YAOUNDE, CAMEROON – In Cameroon, thousands of Pygmies, Mbororo and Kirdis, considered indigenous people, are protesting against the country’s Anglophone separatists on August 9, World Indigenous Peoples Day.
Indigenous people said the rebels target their peers in English speaking western regions and the conflict has prevented thousands of their children from obtaining legal documentation of birth and access to education.
Scores of indigenous people share stories of their daily challenges at the city council courtyard in Cameroon’s capital Yaoundé.
Ibrahim Aissatou, 25, is an activist for the emancipation of indigenous people. She said she is among activists and non-governmental organizations taking stock of grievances presented by the indigenous people.
“We come out with recommendations that we propose to the government to make sure that they (the government) take them into consideration for inclusion of indigenous people into the society. Indigenous people continue to face problems of access to health facilities, obtaining official documents like birth certificates and even ID cards (identification documents),” Aissatou said. “Young girls continue to suffer violence such as early and forced marriages.”
Farmers and cattle ranchers
A majority of the Pygmies are hunters living in Equatorial rainforests in the central African state’s eastern border with Central Africa Republic. The Kirdis live in northern mountains between the Chad and Nigeria borders, while the Mbororos live near Cameroon’s western border with Nigeria and the northern border with Chad. Most of them are farmers and cattle ranchers.
Jaji Manu Gidado is honorary president of the Mbororo Cultural and Development Organization, or the MBOSCUDA. He said the Mbororo community wishes to inform the international community on World Indigenous Peoples Day that they are victims of rebel attacks. Gidado said about 260 Mbororo people have been killed and 3,210 injured. He said 12,000 Mbororos have been displaced, 525 homes burned and looted, and 2,700 cattle seized or killed.
“The point that disturbs me is the fact that at the moment when we convinced all the Mbororo people to send their children to school, it is the time that these guys (separatist fighters) started burning the schools and asking people not to go to school,” Gidado said.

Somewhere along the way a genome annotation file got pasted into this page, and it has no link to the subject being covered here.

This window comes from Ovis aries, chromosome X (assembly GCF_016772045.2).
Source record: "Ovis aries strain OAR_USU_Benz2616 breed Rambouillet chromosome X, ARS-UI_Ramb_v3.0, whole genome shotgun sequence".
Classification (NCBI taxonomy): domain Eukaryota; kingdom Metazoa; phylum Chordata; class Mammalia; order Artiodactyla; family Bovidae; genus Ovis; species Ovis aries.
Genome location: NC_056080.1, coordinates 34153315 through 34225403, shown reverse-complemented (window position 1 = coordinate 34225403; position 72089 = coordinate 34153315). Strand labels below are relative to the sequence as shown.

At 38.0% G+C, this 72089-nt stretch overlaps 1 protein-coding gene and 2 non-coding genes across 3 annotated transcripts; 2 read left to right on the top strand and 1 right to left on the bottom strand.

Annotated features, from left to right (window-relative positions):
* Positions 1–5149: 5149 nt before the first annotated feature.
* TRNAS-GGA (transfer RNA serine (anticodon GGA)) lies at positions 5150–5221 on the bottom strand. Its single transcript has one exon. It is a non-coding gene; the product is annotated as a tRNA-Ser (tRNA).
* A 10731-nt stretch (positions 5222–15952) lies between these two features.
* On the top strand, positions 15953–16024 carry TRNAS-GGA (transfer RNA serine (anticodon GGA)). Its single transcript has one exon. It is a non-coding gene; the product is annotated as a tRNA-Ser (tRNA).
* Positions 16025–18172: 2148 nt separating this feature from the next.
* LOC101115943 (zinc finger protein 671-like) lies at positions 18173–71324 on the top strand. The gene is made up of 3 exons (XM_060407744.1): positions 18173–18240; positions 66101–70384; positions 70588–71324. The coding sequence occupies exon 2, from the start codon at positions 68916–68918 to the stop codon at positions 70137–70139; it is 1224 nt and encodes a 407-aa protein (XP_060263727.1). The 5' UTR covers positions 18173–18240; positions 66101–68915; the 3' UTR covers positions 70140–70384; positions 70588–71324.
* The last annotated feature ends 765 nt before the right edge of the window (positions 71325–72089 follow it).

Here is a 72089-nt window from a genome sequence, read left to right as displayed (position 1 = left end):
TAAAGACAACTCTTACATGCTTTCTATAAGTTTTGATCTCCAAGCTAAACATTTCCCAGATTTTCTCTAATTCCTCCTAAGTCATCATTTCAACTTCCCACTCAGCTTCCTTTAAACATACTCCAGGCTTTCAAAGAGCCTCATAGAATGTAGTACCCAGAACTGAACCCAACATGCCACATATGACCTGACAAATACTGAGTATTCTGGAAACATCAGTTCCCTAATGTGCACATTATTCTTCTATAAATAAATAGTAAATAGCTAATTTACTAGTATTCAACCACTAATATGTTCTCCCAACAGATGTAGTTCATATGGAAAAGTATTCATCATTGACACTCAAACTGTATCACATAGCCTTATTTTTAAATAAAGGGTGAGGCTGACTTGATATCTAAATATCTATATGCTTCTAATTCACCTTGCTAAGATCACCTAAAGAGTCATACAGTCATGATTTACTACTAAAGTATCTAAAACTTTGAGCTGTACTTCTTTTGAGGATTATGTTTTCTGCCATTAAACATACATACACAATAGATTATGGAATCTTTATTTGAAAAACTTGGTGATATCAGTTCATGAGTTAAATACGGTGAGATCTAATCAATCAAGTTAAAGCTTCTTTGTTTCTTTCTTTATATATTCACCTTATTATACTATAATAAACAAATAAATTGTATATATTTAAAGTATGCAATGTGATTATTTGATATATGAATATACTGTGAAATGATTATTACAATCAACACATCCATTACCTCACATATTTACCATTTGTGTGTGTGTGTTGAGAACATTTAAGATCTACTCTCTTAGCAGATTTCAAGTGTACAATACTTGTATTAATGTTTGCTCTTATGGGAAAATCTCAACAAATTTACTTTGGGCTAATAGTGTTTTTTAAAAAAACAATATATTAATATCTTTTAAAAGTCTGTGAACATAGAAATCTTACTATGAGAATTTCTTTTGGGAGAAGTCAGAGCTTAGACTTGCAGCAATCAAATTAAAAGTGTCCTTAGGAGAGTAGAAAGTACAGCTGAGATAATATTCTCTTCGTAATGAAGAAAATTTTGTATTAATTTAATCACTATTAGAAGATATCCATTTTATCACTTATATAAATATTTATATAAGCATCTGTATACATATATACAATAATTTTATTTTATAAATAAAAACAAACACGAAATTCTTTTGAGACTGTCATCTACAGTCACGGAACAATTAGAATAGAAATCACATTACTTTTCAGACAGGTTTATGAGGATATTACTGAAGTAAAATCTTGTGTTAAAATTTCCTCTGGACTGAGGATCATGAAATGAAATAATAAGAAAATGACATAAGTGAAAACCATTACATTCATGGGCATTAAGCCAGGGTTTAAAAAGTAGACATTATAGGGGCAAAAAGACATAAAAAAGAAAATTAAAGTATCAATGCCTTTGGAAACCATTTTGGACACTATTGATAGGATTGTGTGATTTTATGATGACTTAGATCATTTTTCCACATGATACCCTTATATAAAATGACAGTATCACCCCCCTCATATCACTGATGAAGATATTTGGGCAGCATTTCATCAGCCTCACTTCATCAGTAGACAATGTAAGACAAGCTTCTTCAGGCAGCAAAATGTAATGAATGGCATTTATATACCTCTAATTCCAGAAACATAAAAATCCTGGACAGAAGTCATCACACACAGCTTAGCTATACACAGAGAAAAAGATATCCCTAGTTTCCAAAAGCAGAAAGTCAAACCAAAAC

Separatists have been fighting to create an independent state in Cameroon’s English-speaking western regions where many Mbororos live. Gidado said Mbororo people have paid $400,000 as ransom to fighters since the crisis in Cameroon degenerated into an armed conflict in 2017.
Gidado said fighters sell cattle seized from Mbororos ranchers to raise money and buy weapons. Separatists have on social media denied the accusation and instead accuse Cameroon military of disguising themselves as fighters and stealing cattle. The military said its troops are professional and respect people’s rights.
Cameroon said there are over 2.5 million indigenous people among a population of over 25 million. About 1.5 million are Mbororos. Pauline Irene Nguene is Cameroon’s minister of social affairs focusing on the wellbeing of indigenous people.
Call for respect
Nguene said the needs of indigenous people in Cameroon will never be neglected in all government plans to improve the living conditions of civilians. She said the main message on the 27th World Indigenous Peoples Day is that Cameroonians should change their attitudes towards indigenous people. She said indigenous people should be given more consideration and respect in their daily activities.
Nguene said the government will continue to protect indigenous people from separatist fighters as it protects other civilians. She advised Mborors to report suspected fighters whom she said are hiding in their midst. Cameroon has always advised indigenous people to mobilize and send their children to school. The government said education is the only means marginalized communities can chart their destinies and make decisions for the future.
Cameroon celebrated this year’s World Indigenous Peoples Day under the theme “Leaving no one behind: Indigenous peoples and the call for a new social contract.”
Source: Voice of America